Every city is different. Every rider is different. Every ride is different. 

How riders choose to navigate through a city depends on a multitude of nuanced factors. Our platform takes into account key elements like duration of sidewalk riding, the number of pedestrians in the path of the vehicle, as well as proximity and speed. 

Let’s take this ride as an example:

Here, we can see that a rider chose to ignore a road and to travel on the sidewalk. 

  • The rider is travelling at a speed greater than 8kmph (+/- walk distance, so they are riding the vehicle, not walking alongside)
  • There are multiple pedestrians in the path of the vehicle, increasing the risk profile of the event 
  • Location: the scooter is riding directly in front of shop fronts, where at any point, a person could walk directly into the path of the scooter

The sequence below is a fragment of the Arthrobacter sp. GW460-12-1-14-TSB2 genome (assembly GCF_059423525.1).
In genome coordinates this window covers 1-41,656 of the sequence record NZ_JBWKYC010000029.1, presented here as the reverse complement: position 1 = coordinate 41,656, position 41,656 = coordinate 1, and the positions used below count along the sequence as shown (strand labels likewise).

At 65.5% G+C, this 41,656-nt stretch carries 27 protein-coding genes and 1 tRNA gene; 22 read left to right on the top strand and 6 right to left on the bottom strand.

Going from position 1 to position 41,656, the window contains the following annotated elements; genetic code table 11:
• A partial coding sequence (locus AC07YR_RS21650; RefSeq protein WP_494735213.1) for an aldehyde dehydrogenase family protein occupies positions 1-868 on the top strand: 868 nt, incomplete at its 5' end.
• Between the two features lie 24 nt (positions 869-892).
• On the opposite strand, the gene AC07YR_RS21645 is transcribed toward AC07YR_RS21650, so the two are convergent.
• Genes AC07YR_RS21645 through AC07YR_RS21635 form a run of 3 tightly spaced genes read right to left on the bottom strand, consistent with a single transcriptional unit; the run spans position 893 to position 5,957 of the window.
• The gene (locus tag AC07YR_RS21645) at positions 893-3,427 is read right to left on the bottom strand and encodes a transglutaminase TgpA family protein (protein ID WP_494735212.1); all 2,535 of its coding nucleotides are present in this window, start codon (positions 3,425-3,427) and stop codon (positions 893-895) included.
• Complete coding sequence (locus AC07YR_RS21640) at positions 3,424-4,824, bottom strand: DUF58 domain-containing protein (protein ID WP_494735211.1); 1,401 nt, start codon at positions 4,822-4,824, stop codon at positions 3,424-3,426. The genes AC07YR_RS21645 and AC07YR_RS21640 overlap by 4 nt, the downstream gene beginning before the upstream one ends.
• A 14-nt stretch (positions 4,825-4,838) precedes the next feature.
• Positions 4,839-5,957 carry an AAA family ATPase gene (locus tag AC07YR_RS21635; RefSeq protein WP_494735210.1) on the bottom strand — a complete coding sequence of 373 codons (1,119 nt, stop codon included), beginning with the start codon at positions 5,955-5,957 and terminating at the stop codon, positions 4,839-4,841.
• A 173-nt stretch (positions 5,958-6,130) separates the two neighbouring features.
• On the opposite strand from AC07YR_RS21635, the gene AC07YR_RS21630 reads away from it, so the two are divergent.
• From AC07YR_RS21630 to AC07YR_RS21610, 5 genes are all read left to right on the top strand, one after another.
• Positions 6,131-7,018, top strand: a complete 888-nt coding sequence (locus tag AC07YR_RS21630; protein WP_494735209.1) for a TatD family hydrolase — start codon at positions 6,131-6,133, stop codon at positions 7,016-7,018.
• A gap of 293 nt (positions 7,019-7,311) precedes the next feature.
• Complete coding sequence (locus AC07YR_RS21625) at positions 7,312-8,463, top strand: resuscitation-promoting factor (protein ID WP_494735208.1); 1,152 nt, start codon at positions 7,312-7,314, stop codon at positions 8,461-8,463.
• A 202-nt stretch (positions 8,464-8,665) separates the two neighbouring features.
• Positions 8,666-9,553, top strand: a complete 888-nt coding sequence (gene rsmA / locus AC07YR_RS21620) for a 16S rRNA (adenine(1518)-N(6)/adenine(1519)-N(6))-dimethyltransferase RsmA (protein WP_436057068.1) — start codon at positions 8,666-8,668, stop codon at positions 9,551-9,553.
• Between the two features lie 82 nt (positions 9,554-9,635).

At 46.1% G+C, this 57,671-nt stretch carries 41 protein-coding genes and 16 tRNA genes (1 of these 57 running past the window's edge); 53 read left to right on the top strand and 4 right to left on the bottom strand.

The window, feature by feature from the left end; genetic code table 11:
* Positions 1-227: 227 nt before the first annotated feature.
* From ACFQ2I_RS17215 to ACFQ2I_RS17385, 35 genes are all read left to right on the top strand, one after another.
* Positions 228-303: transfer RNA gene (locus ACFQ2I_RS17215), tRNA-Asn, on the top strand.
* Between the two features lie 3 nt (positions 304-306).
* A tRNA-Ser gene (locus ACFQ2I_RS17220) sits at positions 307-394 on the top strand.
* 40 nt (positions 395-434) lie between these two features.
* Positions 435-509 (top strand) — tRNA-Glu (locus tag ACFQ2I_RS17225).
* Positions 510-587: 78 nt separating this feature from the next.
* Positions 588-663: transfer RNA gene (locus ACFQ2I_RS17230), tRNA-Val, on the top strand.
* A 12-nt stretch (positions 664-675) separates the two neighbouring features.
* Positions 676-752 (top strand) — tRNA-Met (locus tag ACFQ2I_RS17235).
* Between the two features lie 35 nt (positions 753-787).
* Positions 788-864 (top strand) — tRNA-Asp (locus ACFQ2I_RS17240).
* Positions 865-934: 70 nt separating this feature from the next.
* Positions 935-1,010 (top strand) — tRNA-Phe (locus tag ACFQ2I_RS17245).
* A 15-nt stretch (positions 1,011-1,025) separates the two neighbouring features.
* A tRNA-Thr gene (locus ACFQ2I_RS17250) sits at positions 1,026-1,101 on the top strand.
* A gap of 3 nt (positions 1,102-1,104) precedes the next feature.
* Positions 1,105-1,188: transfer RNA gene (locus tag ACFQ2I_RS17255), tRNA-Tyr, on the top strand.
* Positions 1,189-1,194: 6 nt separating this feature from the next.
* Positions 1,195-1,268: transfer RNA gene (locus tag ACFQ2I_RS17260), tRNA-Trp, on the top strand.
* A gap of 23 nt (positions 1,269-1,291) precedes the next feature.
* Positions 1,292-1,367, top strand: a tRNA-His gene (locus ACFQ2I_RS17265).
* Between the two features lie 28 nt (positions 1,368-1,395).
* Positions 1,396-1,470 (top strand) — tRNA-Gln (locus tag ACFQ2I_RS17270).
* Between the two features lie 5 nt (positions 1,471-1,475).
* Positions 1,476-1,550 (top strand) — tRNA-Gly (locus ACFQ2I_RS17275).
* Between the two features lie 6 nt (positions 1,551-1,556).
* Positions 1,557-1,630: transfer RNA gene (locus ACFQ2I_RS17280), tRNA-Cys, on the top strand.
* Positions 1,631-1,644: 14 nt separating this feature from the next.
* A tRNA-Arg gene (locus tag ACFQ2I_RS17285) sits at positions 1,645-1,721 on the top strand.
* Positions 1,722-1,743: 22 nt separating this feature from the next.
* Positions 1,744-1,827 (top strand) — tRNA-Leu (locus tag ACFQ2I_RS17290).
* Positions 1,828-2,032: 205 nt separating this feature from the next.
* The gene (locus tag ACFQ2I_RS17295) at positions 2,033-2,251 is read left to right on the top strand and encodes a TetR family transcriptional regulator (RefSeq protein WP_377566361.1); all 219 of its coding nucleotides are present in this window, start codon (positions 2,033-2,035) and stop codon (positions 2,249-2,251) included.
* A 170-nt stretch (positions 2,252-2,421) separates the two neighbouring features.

Armed with this information, an operator can confidently approach a rider and speak with them about their behaviour.

By partnering with providers like ourselves, or in-house development, we see Computer Vision really shifting from the innovation section of tenders, to a more valued core component of an operator’s safety strategy toolbox. Looking even further into the future, we also see this level of vision data not only playing its intended role on safety, but also providing additional smart city data points, furthering the value that operators can deliver to their city partners.  

For us, we see 2023 as the dawn of Computer Vision. With technological feasibility no longer in question, operators are actively working behind the scenes to deploy this technology at scale into next year. Although we are not futurists, we think it logical that 2024 will be the breakthrough year for this safety technology as scale accelerates and the overall economic picture improves.

While shared micromobility remains our core focus, Luna is also developing solutions for additional mobility markets. We see huge potential for Computer Vision to keep every rider safe through greater situational awareness.

The journey is only just beginning. Come visit us at Micromobility Europe on 8-9 June in Amsterdam! Booth #305.